Sometimes taking time to sleep on a film is wise. People who write reviews all the time, like myself, often write under crazy constraints to get the review up on Rotten Tomatoes or out into the world. By virtue of seeing Shazam! later than most I am able to be free of an echo chamber. That being said, even though I gave it two night’s rest, much of the film still felt like a mess to me, although the good parts have stood out in a strong relief.

Shazam is a movie about finding your own path. Billy Batson (Asher Angel) is a foster kid who has spent his entire life searching for his mother, whom he lost at a carnival. His latest attempt lands him with a foster family with two loving parents and a ton of siblings (Jack Dylan Grazer, Faithe Herman, Grace Fulton, Ian Chen, and Jovan Armand). His background also seemingly makes him the perfect person to receive a wizard’s powers and turn into a superhero. Much like any other teenager who gets turned into a strapping guy (Zachary Levi) with powers, he does silly things, figures out his powers, and generally goofs around. That is until he meets the villainous Dr. Sivana (Mark Strong and his bad bitch villain outfit) who has his own complicated family history and Billy is forced to step up to become a hero worthy of the name Shazam.

Of the recent DC films, Shazam is placed squarely in the middle of a course correction for them, and it definitely shows. The first two thirds of this movie, and even some of the last third, are tonally all over the place and kind of messy. The exposition in this movie is clunky as all get out, particularly in how it approaches the villain getting his powers and the lair of the wizards (anyone can come in, be tempted by, and take the evil eye?). Shazam also has a problem in that it does so well for 90% of the film acknowledging how the character’s ages have influenced them only to have a super crucial conversation happen and the character speak as though they are an adult. The movie was rightfully aimed at children, but then there are sequences of extreme violence and “scariness.” It’s not the fact that the movie might be too scary for kids, it’s that this violence is presented in a harsh way, but also JUST muted enough to keep the movie rated PG-13. We see multiple people literally get their heads bitten off on screen (in an alleged kids film!) but there’s no blood so it’s all good….I guess. This kind of approach make the airier moments in the film standout more, as does allow the emotional undercurrents to be present.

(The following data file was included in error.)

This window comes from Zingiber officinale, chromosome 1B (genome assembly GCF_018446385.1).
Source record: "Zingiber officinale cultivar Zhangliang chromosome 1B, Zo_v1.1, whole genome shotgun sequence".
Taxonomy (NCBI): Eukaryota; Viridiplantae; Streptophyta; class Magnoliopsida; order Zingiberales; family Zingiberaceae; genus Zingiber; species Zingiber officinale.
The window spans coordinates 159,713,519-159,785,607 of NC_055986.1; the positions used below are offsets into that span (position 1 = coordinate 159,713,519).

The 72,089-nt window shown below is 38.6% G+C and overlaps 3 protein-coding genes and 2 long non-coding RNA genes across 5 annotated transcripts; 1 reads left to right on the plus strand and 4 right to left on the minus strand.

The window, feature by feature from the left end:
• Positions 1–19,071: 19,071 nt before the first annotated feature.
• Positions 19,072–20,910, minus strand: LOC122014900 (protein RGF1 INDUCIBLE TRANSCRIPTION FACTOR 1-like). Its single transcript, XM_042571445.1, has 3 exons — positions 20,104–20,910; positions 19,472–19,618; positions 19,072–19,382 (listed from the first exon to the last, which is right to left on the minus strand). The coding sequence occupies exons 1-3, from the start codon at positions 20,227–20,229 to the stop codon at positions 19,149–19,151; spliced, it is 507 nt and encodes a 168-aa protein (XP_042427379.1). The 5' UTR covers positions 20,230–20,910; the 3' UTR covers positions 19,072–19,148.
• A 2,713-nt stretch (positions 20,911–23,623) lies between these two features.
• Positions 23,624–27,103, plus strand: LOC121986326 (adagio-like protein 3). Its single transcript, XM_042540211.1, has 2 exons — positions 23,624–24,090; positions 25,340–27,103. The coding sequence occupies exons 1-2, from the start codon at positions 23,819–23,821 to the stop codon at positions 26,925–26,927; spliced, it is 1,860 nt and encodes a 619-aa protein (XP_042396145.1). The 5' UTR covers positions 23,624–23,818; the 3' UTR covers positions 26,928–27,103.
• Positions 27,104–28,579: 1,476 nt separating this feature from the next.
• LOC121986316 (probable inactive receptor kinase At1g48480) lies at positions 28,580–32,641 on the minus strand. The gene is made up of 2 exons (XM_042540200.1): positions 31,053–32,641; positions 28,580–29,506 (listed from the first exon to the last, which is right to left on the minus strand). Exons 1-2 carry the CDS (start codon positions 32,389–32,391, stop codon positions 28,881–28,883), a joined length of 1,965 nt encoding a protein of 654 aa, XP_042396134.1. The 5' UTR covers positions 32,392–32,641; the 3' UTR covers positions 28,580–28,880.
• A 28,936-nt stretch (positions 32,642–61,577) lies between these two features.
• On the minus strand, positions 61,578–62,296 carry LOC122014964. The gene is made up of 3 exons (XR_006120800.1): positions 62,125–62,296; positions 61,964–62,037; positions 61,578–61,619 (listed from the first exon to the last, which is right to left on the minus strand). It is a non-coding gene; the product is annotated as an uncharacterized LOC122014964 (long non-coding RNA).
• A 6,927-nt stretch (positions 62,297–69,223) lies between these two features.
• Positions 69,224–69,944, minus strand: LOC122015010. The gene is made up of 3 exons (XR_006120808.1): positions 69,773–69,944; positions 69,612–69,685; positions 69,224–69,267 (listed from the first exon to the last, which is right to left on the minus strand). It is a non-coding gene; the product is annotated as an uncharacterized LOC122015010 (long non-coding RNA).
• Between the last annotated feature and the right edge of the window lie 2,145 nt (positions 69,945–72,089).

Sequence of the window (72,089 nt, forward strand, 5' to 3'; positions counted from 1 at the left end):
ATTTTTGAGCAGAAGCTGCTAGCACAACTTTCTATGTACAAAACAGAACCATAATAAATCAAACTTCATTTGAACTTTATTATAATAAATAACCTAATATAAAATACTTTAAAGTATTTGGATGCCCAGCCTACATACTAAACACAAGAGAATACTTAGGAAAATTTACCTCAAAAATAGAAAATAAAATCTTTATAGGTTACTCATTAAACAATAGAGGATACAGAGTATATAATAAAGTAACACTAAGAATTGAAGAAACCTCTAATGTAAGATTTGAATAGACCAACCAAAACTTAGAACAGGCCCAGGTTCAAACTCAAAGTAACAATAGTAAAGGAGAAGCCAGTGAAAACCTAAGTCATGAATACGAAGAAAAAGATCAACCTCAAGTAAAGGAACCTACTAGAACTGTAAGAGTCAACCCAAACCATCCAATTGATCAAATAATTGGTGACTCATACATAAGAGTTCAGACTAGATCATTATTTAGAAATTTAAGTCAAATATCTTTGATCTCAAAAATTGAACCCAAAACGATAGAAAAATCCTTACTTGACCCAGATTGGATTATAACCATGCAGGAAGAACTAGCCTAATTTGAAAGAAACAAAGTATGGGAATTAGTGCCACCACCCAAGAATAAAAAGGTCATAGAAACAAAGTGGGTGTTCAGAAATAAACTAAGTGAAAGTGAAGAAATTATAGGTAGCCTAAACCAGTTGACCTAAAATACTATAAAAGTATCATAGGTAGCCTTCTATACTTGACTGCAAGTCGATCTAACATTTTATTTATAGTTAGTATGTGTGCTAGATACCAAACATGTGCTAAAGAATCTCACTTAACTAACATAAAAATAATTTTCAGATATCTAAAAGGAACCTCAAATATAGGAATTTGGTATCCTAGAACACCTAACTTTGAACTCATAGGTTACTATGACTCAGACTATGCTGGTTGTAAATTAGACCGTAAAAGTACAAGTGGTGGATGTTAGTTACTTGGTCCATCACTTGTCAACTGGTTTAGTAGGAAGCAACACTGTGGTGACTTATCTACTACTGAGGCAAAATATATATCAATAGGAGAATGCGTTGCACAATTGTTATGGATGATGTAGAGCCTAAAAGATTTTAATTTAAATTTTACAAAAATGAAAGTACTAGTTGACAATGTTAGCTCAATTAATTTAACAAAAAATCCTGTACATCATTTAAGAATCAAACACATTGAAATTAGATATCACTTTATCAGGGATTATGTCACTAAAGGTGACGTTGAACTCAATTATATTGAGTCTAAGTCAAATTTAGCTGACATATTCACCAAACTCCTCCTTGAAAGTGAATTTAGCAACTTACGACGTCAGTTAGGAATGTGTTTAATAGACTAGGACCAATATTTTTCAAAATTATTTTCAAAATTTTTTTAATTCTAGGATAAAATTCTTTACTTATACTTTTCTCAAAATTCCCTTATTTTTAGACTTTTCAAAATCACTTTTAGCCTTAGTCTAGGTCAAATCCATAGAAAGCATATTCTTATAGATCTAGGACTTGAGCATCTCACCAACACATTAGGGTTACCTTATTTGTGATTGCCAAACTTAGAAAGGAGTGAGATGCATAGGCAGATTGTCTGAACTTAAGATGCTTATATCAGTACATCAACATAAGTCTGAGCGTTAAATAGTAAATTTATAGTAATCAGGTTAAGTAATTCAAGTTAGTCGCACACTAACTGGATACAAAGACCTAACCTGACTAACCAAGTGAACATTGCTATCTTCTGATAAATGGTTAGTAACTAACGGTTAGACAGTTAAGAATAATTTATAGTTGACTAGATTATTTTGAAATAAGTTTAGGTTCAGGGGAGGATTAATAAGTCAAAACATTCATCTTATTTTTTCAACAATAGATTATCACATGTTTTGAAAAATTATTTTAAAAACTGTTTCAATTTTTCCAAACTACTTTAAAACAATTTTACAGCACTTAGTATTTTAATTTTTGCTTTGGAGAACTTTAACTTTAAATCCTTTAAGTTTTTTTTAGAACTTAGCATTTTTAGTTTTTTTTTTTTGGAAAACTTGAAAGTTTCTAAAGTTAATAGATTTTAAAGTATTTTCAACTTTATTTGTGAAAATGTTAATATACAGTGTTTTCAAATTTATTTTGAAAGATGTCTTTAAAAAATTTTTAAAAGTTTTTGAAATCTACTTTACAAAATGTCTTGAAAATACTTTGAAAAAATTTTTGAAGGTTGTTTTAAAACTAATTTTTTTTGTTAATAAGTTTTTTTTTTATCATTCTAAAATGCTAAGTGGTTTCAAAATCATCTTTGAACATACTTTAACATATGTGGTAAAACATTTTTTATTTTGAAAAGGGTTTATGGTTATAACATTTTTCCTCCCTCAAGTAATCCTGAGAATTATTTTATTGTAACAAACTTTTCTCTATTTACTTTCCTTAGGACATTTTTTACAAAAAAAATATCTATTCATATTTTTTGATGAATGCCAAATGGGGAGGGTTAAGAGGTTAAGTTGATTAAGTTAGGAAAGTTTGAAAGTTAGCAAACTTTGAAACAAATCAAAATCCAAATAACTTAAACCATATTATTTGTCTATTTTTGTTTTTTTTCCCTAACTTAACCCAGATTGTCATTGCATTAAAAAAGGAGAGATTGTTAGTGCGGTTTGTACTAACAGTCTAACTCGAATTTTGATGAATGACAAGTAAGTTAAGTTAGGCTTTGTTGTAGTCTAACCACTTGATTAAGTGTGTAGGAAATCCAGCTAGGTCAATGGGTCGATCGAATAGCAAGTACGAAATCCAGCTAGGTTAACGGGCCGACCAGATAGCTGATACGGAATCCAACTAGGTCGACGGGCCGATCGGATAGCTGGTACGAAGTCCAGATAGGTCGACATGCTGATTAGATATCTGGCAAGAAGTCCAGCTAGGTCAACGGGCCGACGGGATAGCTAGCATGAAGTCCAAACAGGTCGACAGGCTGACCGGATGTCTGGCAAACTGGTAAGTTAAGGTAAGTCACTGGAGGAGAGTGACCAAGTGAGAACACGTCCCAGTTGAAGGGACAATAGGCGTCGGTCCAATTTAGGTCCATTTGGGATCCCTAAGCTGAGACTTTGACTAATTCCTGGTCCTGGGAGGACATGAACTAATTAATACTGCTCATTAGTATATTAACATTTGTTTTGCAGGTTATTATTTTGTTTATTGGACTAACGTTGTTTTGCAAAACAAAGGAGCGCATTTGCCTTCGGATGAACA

Speaking of emotions, this movie toys with ours. I was struck by how grounded and real all the sibling and foster parent relationships felt, definitely the highlight of the film. Watching these characters play off of each other and learn and grow was really fun. Particularly as the movie moved towards the conclusion, the various ways it pairs its ensemble up in new ways was a delight. The movie is also incredibly nuanced in how it portrays its themes, working for both kids and adults. I do think that the movie’s big emotional beats didn’t really land for me in the way the small ones did. Dr. Thaddeus Sivana reunion with his father, Billy finding who he hopes to be his mother, a mid movie fight between Shazam and Freddy, none of these moved me in the way I think the movie wanted them to. Also, casting age appropriate people is crucial if you want us to believe a particular person was say, 17 years old, when a life altering choice had to be made.

Now even with all of that being said, for all the foolery and mess, when Shazam knows that it needs to dig deep and deliver the goods of a superhero film it does. The third act “twist” and final battle are up there in the top tier of superhero movies. I might not be entirely sure if they earned how awesome it was, but I won’t complain because it singlehandedly makes the movie worth the price of admission. Shazam is a movie that’s a mixed bag, but its a good time at the theatre.